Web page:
The Top 4 Myths and Facts About Sunscreen and Skincare

Summer is just around the corner, and that means brushing up on safe sun practices. Many people associate a tan with health and vitality; however, the reality is quite the opposite. Dermatologists unanimously agree: there is no such thing as a safe tan. The fact is, a tan is the skin’s visible response to sun damage. But the amount of misinformation circulating about proper sun protection is vast! The following four myths and facts about sunscreen and skincare are here to set the record straight, to keep skin safe and healthy year round.

Myth #1: Sun exposure is the only way to maintain proper Vitamin D levels.

This might be the #1 most popular myth. Because the body makes Vitamin D on its own, many people think sun exposure is the correct way to enhance the process. However, the risks of skin cancer vastly outweigh the benefits of getting Vitamin D from the sun. The American Academy of Dermatology recommends taking a supplement and eating fortified foods as safe ways to maintain Vitamin D levels without risking skin cancer.

Fact #1: Not all skincare products are sunshine compatible.

Certain ingredients in popular skincare products can cause photosensitivity or phototoxicity, making the skin more susceptible to UV damage. Using them before sun exposure can result in hyperpigmentation and burns. Products containing retinol or high amounts of Vitamin A, citrus oils, Vitamin C, and alpha hydroxy acid should ideally be used at night, or at least 24 hours before sun exposure.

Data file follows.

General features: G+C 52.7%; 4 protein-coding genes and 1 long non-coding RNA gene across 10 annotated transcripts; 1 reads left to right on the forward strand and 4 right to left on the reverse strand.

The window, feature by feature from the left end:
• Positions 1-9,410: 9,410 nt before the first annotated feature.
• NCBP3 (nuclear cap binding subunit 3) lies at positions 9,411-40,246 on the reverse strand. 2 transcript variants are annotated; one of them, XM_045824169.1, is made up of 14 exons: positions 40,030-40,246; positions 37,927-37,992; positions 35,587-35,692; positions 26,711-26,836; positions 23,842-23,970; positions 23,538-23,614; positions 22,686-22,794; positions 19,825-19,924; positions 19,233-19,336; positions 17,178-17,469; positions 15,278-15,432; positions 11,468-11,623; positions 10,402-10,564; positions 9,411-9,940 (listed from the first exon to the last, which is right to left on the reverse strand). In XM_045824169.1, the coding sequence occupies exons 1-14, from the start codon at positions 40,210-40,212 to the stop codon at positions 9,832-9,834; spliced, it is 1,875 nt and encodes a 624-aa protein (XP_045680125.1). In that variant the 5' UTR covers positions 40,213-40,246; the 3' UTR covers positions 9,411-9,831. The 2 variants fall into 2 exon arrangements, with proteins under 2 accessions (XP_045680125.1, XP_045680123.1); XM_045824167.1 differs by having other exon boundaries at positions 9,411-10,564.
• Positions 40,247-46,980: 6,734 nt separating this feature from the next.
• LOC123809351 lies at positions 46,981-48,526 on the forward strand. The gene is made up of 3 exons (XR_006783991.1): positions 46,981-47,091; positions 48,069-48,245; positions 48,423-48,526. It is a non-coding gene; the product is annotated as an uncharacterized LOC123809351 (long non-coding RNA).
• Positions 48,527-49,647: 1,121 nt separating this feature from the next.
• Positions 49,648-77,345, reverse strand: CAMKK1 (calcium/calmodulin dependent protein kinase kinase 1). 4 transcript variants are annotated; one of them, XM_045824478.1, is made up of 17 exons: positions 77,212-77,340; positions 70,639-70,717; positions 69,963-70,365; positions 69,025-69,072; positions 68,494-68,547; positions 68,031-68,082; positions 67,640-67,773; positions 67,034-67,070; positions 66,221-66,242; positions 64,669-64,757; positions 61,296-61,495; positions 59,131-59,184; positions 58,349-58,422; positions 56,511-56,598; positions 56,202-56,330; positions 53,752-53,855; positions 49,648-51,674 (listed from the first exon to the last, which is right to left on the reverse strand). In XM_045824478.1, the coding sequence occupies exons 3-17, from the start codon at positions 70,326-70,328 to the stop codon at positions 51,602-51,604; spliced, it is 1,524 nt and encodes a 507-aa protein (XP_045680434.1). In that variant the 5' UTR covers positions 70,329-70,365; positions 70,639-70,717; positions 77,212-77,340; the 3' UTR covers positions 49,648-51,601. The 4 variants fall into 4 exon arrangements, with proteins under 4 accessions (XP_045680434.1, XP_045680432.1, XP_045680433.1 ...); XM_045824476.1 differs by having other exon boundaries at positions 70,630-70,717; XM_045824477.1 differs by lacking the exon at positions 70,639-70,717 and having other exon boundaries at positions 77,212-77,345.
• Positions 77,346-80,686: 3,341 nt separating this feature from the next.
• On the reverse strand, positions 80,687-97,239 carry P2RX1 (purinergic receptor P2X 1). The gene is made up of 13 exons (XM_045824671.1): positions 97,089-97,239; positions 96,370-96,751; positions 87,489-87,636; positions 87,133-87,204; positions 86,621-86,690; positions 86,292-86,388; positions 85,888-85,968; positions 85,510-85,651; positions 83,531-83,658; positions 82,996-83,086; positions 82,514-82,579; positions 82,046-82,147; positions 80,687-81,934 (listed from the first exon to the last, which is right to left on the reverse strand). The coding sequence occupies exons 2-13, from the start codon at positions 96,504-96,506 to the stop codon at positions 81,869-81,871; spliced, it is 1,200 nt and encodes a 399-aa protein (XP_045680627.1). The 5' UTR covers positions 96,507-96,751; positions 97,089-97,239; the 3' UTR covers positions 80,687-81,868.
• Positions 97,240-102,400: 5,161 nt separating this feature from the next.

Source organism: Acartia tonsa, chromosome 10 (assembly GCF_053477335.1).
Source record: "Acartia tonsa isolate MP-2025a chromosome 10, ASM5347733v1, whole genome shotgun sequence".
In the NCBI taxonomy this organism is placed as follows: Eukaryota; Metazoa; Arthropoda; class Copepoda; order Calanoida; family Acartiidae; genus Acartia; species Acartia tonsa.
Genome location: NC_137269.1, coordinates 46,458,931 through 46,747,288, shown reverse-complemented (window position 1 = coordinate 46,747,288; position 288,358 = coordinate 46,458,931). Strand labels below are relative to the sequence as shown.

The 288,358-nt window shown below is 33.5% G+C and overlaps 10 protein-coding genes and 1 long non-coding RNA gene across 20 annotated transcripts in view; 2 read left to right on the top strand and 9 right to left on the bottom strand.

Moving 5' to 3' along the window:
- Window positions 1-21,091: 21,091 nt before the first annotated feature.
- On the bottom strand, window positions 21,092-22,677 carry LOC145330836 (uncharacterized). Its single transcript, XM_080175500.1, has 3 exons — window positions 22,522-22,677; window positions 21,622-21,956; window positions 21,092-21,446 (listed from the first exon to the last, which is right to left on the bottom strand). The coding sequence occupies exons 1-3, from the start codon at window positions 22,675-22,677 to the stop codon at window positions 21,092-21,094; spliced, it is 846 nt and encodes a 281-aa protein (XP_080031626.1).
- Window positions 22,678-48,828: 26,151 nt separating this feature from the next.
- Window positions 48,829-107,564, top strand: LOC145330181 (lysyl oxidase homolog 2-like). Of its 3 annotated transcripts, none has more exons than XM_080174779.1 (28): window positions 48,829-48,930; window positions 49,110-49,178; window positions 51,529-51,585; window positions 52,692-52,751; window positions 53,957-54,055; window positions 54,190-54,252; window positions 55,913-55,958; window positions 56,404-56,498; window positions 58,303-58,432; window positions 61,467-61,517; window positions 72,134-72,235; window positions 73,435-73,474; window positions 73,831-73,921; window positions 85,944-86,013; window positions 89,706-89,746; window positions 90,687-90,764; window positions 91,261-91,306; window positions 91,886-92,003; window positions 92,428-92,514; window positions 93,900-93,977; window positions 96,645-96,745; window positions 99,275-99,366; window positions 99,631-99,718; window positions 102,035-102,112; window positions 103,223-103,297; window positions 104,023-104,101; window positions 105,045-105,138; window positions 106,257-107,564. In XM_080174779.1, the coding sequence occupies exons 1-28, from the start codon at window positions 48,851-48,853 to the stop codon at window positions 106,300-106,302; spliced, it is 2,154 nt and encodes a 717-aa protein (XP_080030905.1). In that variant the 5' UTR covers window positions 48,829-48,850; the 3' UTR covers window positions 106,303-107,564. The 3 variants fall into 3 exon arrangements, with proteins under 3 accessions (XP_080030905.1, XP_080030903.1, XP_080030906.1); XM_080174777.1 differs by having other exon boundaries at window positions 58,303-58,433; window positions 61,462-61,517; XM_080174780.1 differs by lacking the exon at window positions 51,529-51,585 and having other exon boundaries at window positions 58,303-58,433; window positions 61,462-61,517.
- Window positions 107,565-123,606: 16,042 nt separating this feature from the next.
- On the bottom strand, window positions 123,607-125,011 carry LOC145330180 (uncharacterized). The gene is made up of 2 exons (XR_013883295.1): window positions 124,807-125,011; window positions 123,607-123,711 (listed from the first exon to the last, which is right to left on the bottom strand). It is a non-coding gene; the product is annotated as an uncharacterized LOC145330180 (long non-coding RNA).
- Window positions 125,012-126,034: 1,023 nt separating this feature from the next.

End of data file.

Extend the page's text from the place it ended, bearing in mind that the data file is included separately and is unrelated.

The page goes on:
Myth #2: The higher the SPF, the higher the protection.

While it may seem logical to think that SPF 30 is twice as effective as SPF 15, that is not the case. According to Dr. James M. Spencer at WebMD, SPF 15 sunscreen blocks about 94% of UVB rays, which cause sunburn, while an SPF 30 sunscreen blocks about 97%, and SPF 45 blocks 98%. “After that, it just gets silly,” he says. So while a higher SPF is certainly better, even a product with SPF 100 doesn’t guarantee complete protection. All sunscreen wears off and must be reapplied at least every two hours. As for harmful UVA rays, which contribute to deeper skin damage, clothing offers the best protection.

Fact #2: Skin should be moisturized after sun exposure, sunburned or not.

Sun exposure can be very stressful and drying for skin, so it’s best to apply a calming lotion after sun exposure to prevent excessive loss of moisture that results in premature aging. A lotion with aloe vera provides additional soothing and cooling benefits, while antioxidant-rich oils such as coconut and argan rejuvenate the skin and provide long-lasting hydration.

Myth #3: SPF in makeup is good enough.

While many beauty products nowadays have added SPF, it is little more than a marketing technique. The phrase “broad spectrum” should appear on the label – meaning the product protects against both UVA and UVB rays. More often than not, a base layer of sunscreen is still necessary for adequate protection.

Fact #3: Just because it’s cloudy doesn’t mean the sun isn’t there.

While it may seem counterintuitive to use sunscreen on a cloudy day or in the winter, the sun is still there emitting UV rays, cloud cover or not. In the winter, when most of the skin is covered, it’s a good idea to use sunscreen on exposed areas such as the face, neck, and hands, as they are often the most neglected and also the first to show signs of aging.

Myth #4: Darker skin tones don’t need sunscreen.

UV rays penetrate all skin the same way, no matter its color. Having darker skin does not make one immune to sun damage. Proper sun protection should still be used. 

Fact #4: Like other beauty products, sunscreen does expire.

Most people only pull the sunblock out when the weather gets warm, thinking they can save money by using their old bottle from the previous year. However, sunscreen breaks down quickly and loses its effectiveness, especially the UVA protection. Ideally, sunscreen should be replaced every season – and if it’s being used as often as it should, there won’t be any left over.